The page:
Sexually transmitted infections based on the syndromic approach in Gondar town, northwest Ethiopia: a retrospective study
1 Department of Immunology and Molecular Biology, School of Biomedical and Laboratory Sciences, College of Medicine and Health Sciences, University of Gondar, PO Box 196, Gondar, Ethiopia
2 Department of Medical Microbiology, School of Biomedical and Laboratory Sciences, College of Medicine and Health Sciences, University of Gondar, PO Box 196, Gondar, Ethiopia
3 Department of Epidemiology and Biostatistics, Institute of Public Health, College of Medicine and Health Sciences, University of Gondar, PO Box 196, Gondar, Ethiopia
4 Department of Internal Medicine, College of Medicine and Health Sciences, University of Gondar, PO Box 196, Gondar, Ethiopia
5 Department of Biochemistry, College of Medicine and Health Sciences, University of Gondar, Box 196, Gondar, Ethiopia
Citation and License
BMC Public Health 2013, 13:143 doi:10.1186/1471-2458-13-143Published: 16 February 2013
Sexually transmitted infections are among the most common causes of illnesses in the world and have far reaching health, social and economic consequences. They are important because of their magnitude, potential complications and interactions with HIV/AIDS. Though the problem may be generally similar to other developing countries, there is scarce information on the incidence and prevalence of sexually transmitted infections in Ethiopia. This study was then aimed to determine the magnitude of sexually transmitted infections among patients visiting a clinic in Gondar town, Northwest Ethiopia.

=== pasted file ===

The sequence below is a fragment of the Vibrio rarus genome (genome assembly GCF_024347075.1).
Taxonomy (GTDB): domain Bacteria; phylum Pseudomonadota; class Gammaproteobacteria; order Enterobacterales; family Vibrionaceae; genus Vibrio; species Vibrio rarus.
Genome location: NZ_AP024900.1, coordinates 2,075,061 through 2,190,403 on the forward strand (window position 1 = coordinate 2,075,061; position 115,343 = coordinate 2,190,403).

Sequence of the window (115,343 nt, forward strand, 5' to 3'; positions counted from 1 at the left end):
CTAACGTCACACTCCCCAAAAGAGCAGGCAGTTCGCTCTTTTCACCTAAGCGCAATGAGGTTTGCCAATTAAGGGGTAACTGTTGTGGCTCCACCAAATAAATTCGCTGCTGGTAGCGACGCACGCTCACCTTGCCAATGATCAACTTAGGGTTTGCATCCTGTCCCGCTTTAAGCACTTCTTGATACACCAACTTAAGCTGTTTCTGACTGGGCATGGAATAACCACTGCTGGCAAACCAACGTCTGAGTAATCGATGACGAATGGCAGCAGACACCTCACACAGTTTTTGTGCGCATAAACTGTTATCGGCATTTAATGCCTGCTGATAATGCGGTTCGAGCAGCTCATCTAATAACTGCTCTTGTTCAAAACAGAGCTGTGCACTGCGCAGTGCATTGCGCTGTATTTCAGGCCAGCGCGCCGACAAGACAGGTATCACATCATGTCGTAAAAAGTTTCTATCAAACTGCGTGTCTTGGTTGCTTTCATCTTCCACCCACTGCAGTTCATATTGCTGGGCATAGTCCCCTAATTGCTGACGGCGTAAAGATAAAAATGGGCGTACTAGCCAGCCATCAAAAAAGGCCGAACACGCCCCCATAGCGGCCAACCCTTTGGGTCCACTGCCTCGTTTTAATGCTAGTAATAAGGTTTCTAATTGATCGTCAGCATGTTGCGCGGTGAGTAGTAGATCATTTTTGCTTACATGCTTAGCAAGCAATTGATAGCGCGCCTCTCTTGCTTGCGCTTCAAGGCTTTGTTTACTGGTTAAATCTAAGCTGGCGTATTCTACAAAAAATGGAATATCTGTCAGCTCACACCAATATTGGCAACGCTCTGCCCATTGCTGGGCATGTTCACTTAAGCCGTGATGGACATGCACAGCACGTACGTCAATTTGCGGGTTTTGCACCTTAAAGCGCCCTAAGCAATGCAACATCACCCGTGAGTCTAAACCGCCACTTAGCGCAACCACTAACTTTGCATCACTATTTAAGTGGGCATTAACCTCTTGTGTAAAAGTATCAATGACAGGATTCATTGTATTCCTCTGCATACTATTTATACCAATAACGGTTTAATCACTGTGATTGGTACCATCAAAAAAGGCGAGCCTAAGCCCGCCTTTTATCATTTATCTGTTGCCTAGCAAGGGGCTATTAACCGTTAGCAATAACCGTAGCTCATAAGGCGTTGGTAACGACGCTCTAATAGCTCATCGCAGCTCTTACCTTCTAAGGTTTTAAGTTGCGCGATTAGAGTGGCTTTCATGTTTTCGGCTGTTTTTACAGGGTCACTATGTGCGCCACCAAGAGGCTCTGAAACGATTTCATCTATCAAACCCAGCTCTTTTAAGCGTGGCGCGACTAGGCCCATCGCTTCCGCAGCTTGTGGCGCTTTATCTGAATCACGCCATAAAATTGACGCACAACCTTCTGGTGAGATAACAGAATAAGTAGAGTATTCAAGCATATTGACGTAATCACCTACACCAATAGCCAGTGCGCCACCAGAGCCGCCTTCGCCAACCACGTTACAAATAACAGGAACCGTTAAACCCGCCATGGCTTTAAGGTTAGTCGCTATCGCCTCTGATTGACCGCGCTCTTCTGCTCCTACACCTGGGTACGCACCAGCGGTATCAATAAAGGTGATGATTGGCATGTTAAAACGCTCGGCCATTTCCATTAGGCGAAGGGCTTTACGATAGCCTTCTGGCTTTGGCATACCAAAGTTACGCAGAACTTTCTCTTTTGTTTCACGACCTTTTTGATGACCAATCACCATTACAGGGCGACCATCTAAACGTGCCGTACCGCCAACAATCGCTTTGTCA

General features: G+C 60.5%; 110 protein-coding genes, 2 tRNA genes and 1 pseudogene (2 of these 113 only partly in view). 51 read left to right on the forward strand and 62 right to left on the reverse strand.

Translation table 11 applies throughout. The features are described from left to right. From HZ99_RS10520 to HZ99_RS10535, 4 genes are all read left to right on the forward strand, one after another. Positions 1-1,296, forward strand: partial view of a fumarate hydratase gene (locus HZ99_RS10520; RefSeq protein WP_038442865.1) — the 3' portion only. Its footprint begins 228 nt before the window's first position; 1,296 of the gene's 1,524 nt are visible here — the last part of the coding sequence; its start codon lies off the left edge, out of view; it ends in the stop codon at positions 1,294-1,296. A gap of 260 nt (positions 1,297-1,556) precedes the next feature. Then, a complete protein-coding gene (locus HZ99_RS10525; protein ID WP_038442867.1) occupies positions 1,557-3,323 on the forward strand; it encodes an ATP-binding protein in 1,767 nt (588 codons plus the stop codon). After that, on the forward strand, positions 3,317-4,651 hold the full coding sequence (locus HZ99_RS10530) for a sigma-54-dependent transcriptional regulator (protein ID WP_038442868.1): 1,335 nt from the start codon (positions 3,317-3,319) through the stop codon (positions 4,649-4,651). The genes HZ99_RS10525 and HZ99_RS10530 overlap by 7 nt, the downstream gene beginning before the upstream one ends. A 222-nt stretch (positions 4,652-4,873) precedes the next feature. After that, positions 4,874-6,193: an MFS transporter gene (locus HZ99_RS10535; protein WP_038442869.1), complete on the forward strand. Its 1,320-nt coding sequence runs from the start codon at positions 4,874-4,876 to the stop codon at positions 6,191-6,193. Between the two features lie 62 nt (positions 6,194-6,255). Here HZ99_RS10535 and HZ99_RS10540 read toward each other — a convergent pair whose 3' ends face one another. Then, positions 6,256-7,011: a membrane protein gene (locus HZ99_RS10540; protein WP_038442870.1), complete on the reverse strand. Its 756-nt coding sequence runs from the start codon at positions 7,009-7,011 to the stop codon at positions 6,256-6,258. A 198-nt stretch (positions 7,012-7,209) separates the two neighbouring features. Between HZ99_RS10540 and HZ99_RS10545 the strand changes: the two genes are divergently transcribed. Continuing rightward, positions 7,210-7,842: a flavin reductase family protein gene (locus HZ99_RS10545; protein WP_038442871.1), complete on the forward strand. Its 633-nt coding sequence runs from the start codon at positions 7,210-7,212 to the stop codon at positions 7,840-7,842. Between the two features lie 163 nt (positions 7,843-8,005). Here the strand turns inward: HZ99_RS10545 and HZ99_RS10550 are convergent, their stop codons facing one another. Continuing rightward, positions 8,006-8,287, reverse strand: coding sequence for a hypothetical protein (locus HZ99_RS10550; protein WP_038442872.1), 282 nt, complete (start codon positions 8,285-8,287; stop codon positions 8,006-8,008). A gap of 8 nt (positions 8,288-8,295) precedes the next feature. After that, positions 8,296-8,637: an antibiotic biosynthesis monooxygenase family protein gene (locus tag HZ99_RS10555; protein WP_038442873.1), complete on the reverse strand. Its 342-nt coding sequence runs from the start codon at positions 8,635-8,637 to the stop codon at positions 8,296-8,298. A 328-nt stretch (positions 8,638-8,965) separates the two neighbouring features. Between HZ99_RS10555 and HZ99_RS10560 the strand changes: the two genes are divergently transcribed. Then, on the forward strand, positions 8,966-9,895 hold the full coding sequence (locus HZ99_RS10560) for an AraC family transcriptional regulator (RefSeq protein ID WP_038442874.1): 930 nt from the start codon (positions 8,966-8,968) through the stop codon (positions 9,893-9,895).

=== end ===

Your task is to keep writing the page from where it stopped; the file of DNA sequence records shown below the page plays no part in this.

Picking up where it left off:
Medical records of patients who visited the clinic from January 2011 to December 2011 were reviewed. Sociodemographic and clinical data were extracted using data extraction form. The data were entered and analyzed using SPSS version 16 statistical package. Descriptive statistics and Chi-square tests were carried out.
A total of 1071 clients visited the clinic during the study period. Among these, 383 (35.8%) had complained symptoms of sexually transmitted infections. The mean (SD) age of the patients was 26.8 ± 7.4 years. The commonest chief complaints were vaginal discharge (38.4%) and urethral discharge (13.6%). Seventy seven percent of the cases did not bring their sexual partners for treatment.
There was a high magnitude of STIs in the clinic according to the syndromic approach. However, the actual prevalence of STIs and the associated factors in the community need to be determined through further studies. The results of this study also urge the need for evaluation of the syndromic approach and test for antimicrobial resistance.